Saturday, October 17, 2015

1 Diana Renn, author of BLUE VOYAGE, on being interested in people and the world

We are fortunate to have Diana Renn swing by to give us the scoop about her latest novel BLUE VOYAGE.

Diana, what scene was really hard for you to write and why, and is that the one of which you are most proud? Or is there another scene you particularly love?

I had a lot of fun writing a hot air balloon chase scene. I have never been in a hot air balloon. I had to call up a ballooning company and ask a bunch of dubious questions, like how would you shoot at a balloon to bring it down, and could a person survive dangling off the basket, and how could you blow up the tanks, etc. I’m really lucky they cheerfully answered my questions and didn’t call the authorities! (Curiously, they even invited me to come for a balloon ride with them someday! Really? Really? They want ME on a balloon?)

How long did you work on BLUE VOYAGE?

About a year and a half, unless you count the short story that was the original seed of the book. I wrote a (long) short story years ago after a trip to Turkey, about an intriguing group of people I met on a “blue voyage” cruise. I kept revisiting that story over the years, reworking it, until I realized it really wanted to be a book. I sold the book on proposal, based on a five-page synopsis. Then I got busy writing! It was about a year of drafting and revising and another few months with rounds of edits and copyedits with the publisher. I know it sounds long, but for me that was relatively quick.

What did this book teach you about writing or about yourself?

In retrospect I can see that Zan’s journey toward authenticity parallels my own. In this book I’m just having fun and also wrestling with issues that feel important to me personally. I didn’t think of potential readers as much when I wrote this book. It was more for me. I also think Zan’s resilience in the book became a good model for me as a writer. I wrote this in the face of a lot of challenges on the home front – my kid was having some issues at the time – and yet I managed to write a whole book. I learned a lot about setting manageable goals and finding inner reserves of strength.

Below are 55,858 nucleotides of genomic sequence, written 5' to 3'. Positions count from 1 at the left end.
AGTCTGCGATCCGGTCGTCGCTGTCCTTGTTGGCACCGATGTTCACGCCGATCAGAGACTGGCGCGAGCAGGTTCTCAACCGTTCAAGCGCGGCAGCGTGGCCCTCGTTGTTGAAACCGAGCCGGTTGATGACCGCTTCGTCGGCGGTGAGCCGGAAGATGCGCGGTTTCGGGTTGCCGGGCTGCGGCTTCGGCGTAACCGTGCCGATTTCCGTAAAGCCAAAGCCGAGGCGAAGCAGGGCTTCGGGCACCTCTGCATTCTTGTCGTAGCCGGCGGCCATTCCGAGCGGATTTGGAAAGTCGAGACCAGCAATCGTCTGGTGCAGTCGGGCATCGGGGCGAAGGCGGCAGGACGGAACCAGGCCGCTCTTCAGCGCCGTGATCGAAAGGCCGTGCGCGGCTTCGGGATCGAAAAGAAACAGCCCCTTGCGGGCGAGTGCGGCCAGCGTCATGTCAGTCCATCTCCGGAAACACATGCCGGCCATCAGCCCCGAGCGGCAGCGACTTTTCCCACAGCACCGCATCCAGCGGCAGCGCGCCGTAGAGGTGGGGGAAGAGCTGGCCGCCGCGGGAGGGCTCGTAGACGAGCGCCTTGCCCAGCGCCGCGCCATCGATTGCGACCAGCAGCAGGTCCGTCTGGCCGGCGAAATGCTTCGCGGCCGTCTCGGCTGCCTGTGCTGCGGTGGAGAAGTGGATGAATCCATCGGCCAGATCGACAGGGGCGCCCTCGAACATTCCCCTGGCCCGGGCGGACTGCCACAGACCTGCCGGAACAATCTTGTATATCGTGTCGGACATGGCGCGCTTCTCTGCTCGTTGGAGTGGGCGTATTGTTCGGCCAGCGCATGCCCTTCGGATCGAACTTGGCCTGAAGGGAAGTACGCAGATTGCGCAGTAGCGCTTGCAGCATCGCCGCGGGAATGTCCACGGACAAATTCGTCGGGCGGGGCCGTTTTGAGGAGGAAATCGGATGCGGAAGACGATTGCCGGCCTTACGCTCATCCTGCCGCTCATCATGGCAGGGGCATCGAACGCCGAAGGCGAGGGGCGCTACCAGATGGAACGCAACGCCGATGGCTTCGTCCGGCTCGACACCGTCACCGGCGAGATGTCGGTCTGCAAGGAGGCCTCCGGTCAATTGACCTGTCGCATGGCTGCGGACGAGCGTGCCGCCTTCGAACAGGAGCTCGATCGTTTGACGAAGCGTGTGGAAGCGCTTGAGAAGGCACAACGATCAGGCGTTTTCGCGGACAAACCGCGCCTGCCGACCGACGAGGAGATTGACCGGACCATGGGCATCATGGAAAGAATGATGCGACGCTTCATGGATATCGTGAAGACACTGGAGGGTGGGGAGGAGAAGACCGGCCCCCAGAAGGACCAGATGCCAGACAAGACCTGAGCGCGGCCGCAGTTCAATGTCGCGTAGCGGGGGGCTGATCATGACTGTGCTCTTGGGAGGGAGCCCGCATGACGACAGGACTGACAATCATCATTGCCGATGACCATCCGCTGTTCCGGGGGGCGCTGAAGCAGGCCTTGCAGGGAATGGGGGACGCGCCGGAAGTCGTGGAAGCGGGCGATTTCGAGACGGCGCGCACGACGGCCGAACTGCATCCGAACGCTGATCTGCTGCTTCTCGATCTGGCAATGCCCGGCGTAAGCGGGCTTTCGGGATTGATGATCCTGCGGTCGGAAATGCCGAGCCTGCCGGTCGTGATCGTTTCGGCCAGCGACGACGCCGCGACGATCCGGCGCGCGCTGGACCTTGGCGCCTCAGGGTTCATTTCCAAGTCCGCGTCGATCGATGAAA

What do you hope readers will take away from BLUE VOYAGE?

In addition to being swept away by an exciting adventure, I hope they will become fascinated by a different culture – Turkey – and realize how multifaceted it is. I hope that they might even learn more about Turkey on their own or discover some Turkish authors!

What's your writing ritual like? Do you listen to music? Work at home or at a coffee shop or the library, etc?

I don’t have rituals any more because I’m always scavenging for time, balancing day job stuff with parenting and writing. I have a small home office which is currently unusable because of the distractions of unfiled projects and everybody else’s stuff that has drifted into it! I write in libraries whenever possible. There is a handful of local cafes I can tolerate where the music isn’t too irritating. I cannot, for some reason, work in a Starbucks. I try to make a writing date with a writer friend at least once a week at one of these cafes, to keep myself accountable.

What advice would you most like to pass along to other writers?

Unplug from devices. Look at people, places, the world around you instead of at a phone. (I say this not as a cranky old person but as someone who has to remind myself of this every day). Cultivate interests and hobbies. Have meaningful conversations with people. This will all give you material to write about – it is grist for the mill. Be interested in people and the world. Be alert.

What are you working on now?

I have a couple of projects going on simultaneously and a shiny new idea or two beckoning. But what I’ve mostly been researching and starting to draft over the past year is a mystery set closer to home—my original home, Washington State—and involving a hundred-year-old real-life disaster that gets surprisingly little mention in school history classes. It’s a project of great personal interest to me on terrain that I know well. I can say no more. . . .


Blue Voyage by Diana Renn
Viking Books for Young Readers
Released 10/13/2015

An intricately crafted mystery set in the contemporary Middle East. 

Zan is a politician’s daughter and an adrenaline junkie. Whether she’s rock climbing or shoplifting, she loves to live on the edge. But she gets more of a rush than she bargained for on a forced mother–daughter bonding trip to Turkey, where she finds herself in the crosshairs of an antiquities smuggling ring. These criminals believe that Zan can lead them to an ancient treasure that’s both priceless and cursed. Until she does so, she and her family are in grave danger. Zan’s quest to save the treasure—and the lives of people she cares about—leads her from the sparkling Mediterranean, to the bustle of Istanbul's Grand Bazaar, to the eerie and crumbling caves of Cappadocia. But it seems that nowhere is safe, and there’s only so high she can climb before everything comes tumbling down.

Purchase Blue Voyage at Amazon
Purchase Blue Voyage at IndieBound
View Blue Voyage on Goodreads


Diana RennDiana Renn is the author of the young adult mystery novels TOKYO HEIST, LATITUDE ZERO and BLUE VOYAGE all published by Viking/Penguin. She is also the Fiction Editor at YARN (Young Adult Review Network), an award-winning online magazine featuring short-form writing for teens. Diana grew up in Seattle and now lives outside of Boston with her husband and son.

Have you had a chance to read BLUE VOYAGE yet? Have you interviewed experts and been worried they might call the authorities? Have you ever had a short story turn into a novel?

Happy reading,

Jocelyn, Shelly, Martina, Erin, Lisa, Susan, Sam, Lindsey, Sandra, Kristin, and Anisaa

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